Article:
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Well – a very nice and totally unexpected surprise this morning (thank you Jim!) when I opened the EPOD (Earth Science Picture of the Day) page and saw my pinhole camera image of the Sun’s path across the sky.  Taken using a beer can as the pinhole camera (long axis vertical!) the image shows the Sun’s path across my southern horizon over a period of 6-months from the Summer Solstice (June 21st 2010) to the Winter Solstice (December 21st 2010).  The light coloured object in the lower foreground is the fibreglass dome of the New Forest Observatory, and the light (banana-shaped) object in front of that is the cedar garden table which is actually oval in shape.  The reason for using a beer can as the pinhole camera is that it is the perfect size to take the 5 x 7 inch Ilford  photographic paper that records the image – you curl the paper around the inside of the beer can and there is a 5mm gap where you place the pinhole).  Do not sand off the burr of the pinhole, you need to be able to feel it on the inside of the can when you load the paper (in the dark of course) so that you don’t accidentally cover the pinhole with the paper!  What is amazing about this process (Justin Quinnell gives full details on his web site) is that you don’t need to develop the photographic paper.  The pinhole image “burns” itself into the paper over the 6-months of exposure time and all you need to do when removing the photographic paper from the pinhole camera is to quickly get it into a digital scanner to “lift” the image off the paper.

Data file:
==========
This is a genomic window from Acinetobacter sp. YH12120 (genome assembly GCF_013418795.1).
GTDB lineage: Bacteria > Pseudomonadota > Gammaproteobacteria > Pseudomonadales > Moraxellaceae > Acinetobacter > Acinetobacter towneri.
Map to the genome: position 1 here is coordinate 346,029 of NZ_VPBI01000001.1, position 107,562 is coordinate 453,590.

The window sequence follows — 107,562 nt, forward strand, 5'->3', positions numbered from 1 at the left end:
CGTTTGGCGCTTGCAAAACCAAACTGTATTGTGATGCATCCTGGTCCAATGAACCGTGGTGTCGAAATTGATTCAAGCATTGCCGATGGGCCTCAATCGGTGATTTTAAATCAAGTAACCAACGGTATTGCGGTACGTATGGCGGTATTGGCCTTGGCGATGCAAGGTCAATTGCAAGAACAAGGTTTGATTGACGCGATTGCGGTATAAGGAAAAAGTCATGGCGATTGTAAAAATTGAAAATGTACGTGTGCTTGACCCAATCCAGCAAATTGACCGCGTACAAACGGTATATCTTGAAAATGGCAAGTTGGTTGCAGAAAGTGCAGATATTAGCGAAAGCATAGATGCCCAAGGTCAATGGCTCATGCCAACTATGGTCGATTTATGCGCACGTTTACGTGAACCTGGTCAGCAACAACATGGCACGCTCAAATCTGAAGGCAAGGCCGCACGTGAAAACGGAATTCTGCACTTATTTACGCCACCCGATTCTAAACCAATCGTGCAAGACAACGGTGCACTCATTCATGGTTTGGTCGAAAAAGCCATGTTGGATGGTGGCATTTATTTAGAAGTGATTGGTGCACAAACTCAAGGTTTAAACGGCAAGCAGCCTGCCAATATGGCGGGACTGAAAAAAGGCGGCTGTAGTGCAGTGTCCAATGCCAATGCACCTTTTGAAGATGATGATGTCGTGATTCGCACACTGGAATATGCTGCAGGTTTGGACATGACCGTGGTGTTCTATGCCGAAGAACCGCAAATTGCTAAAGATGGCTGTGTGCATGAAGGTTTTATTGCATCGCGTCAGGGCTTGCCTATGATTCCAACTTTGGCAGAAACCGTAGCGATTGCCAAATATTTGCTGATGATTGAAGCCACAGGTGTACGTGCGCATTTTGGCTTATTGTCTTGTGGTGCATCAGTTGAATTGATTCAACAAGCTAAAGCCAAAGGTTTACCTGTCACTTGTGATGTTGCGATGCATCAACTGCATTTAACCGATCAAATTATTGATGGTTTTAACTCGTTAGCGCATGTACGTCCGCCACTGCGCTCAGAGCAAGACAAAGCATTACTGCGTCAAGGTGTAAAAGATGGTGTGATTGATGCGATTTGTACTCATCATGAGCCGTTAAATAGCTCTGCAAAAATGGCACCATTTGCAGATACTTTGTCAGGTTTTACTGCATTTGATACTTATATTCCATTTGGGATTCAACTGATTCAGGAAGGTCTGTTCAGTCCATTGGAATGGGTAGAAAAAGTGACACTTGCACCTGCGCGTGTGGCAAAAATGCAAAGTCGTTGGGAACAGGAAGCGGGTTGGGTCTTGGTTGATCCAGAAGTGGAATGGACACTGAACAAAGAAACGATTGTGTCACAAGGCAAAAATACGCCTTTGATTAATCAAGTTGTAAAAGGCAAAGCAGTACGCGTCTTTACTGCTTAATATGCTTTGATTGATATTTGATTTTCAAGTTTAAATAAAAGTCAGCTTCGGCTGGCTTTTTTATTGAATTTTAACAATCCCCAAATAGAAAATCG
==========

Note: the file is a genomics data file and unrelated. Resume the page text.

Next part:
I have two more pinhole cameras currently imaging my southern horizon – but these are made from tin tea caddies (also a perfect size for the 5 x 7 inch photographic paper).  The main difference with these cameras is that this time the photographic paper is FLAT within the camera rather than curled round as it is in the beer can.  This means I will get an undistorted view of the Sun’s path across the sky this time – just have 5-months to go before I can see the result 🙂

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Went to AstroFest yesterday to catch up with as many equipment vendors as I could – had a great time there.  Met Garik Israelian on the Starmus stand, Gordon Haynes on the Widescreen Centre stand, Michael Hattey on the Starlight Xpress stand, Gary on the Pulsar Optical stand, and Kieron on the SCS Astro stand.  Also “Hi” to Maury and crew on the Springer stand 🙂  Pretty busy (for a Friday) lots of people milling about and quite a few sales being made from what I could see – excellent given the tough economic climate.  Did I succumb at all – yes dammit, I knew I shouldn’t have gone along – but the new Pulsar 2.2m dome is just perfect for the new mini-WASP array with its ultra-smooth rotation and much wider aperture – I have to have one.  So the back garden is going to look like the Keck at this rate 🙂

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Simon Parkin showed the New Forest Observatory “37” cluster image on his Meridian Weather slot last night.  The 37 cluster is an amazing asterism in the constellation Orion which is now crossing our southern horizon during the evening.  Thank you Simon for once again choosing an NFO image for your weather slot 🙂

See the video here.

Copyright Meridian News & Weather.